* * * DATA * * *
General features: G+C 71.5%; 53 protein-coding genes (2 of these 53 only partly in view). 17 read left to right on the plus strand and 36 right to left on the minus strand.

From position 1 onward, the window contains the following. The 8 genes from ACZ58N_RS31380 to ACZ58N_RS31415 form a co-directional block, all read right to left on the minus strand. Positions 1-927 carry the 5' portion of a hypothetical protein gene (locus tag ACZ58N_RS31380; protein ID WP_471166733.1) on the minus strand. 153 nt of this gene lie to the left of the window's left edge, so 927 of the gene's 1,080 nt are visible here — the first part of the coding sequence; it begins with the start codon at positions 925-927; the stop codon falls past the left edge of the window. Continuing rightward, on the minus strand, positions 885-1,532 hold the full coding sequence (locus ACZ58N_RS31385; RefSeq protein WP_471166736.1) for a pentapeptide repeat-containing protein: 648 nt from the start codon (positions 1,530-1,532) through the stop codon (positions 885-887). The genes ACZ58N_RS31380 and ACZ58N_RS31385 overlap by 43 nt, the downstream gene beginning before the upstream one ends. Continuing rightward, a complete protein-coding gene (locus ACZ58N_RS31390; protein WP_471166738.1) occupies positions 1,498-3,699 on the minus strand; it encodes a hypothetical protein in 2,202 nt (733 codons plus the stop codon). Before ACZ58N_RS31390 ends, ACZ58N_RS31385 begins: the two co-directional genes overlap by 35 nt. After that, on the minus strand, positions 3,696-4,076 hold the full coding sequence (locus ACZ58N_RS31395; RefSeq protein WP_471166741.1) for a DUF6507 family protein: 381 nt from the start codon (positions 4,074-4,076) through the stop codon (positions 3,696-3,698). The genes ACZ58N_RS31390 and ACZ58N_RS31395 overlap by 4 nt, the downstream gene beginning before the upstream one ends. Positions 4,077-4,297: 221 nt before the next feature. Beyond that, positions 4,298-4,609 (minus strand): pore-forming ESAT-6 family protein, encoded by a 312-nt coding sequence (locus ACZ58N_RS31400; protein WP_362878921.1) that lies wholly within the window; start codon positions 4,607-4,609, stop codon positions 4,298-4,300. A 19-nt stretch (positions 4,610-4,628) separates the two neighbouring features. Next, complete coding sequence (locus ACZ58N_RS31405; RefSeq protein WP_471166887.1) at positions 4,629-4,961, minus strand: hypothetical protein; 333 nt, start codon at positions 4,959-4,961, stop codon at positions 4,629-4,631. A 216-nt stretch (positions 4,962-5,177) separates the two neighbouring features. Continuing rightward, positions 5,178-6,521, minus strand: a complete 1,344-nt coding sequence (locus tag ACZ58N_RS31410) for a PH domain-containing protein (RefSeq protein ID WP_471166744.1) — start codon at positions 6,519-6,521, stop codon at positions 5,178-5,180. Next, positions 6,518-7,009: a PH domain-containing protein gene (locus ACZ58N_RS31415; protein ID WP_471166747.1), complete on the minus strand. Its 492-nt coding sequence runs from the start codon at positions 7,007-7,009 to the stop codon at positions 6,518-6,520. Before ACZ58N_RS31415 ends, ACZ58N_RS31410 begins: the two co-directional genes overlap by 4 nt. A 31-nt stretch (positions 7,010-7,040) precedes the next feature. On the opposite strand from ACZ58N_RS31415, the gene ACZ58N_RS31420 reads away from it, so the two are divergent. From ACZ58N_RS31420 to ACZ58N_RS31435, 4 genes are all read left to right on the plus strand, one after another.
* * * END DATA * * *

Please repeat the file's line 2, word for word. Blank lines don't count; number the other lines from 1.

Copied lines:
From position 1 onward, the window contains the following. The 8 genes from ACZ58N_RS31380 to ACZ58N_RS31415 form a co-directional block, all read right to left on the minus strand. Positions 1-927 carry the 5' portion of a hypothetical protein gene (locus tag ACZ58N_RS31380; protein ID WP_471166733.1) on the minus strand. 153 nt of this gene lie to the left of the window's left edge, so 927 of the gene's 1,080 nt are visible here — the first part of the coding sequence; it begins with the start codon at positions 925-927; the stop codon falls past the left edge of the window. Continuing rightward, on the minus strand, positions 885-1,532 hold the full coding sequence (locus ACZ58N_RS31385; RefSeq protein WP_471166736.1) for a pentapeptide repeat-containing protein: 648 nt from the start codon (positions 1,530-1,532) through the stop codon (positions 885-887). The genes ACZ58N_RS31380 and ACZ58N_RS31385 overlap by 43 nt, the downstream gene beginning before the upstream one ends. Continuing rightward, a complete protein-coding gene (locus ACZ58N_RS31390; protein WP_471166738.1) occupies positions 1,498-3,699 on the minus strand; it encodes a hypothetical protein in 2,202 nt (733 codons plus the stop codon). Before ACZ58N_RS31390 ends, ACZ58N_RS31385 begins: the two co-directional genes overlap by 35 nt. After that, on the minus strand, positions 3,696-4,076 hold the full coding sequence (locus ACZ58N_RS31395; RefSeq protein WP_471166741.1) for a DUF6507 family protein: 381 nt from the start codon (positions 4,074-4,076) through the stop codon (positions 3,696-3,698). The genes ACZ58N_RS31390 and ACZ58N_RS31395 overlap by 4 nt, the downstream gene beginning before the upstream one ends. Positions 4,077-4,297: 221 nt before the next feature. Beyond that, positions 4,298-4,609 (minus strand): pore-forming ESAT-6 family protein, encoded by a 312-nt coding sequence (locus ACZ58N_RS31400; protein WP_362878921.1) that lies wholly within the window; start codon positions 4,607-4,609, stop codon positions 4,298-4,300. A 19-nt stretch (positions 4,610-4,628) separates the two neighbouring features. Next, complete coding sequence (locus ACZ58N_RS31405; RefSeq protein WP_471166887.1) at positions 4,629-4,961, minus strand: hypothetical protein; 333 nt, start codon at positions 4,959-4,961, stop codon at positions 4,629-4,631. A 216-nt stretch (positions 4,962-5,177) separates the two neighbouring features. Continuing rightward, positions 5,178-6,521, minus strand: a complete 1,344-nt coding sequence (locus tag ACZ58N_RS31410) for a PH domain-containing protein (RefSeq protein ID WP_471166744.1) — start codon at positions 6,519-6,521, stop codon at positions 5,178-5,180. Next, positions 6,518-7,009: a PH domain-containing protein gene (locus ACZ58N_RS31415; protein ID WP_471166747.1), complete on the minus strand. Its 492-nt coding sequence runs from the start codon at positions 7,007-7,009 to the stop codon at positions 6,518-6,520. Before ACZ58N_RS31415 ends, ACZ58N_RS31410 begins: the two co-directional genes overlap by 4 nt. A 31-nt stretch (positions 7,010-7,040) precedes the next feature. On the opposite strand from ACZ58N_RS31415, the gene ACZ58N_RS31420 reads away from it, so the two are divergent. From ACZ58N_RS31420 to ACZ58N_RS31435, 4 genes are all read left to right on the plus strand, one after another.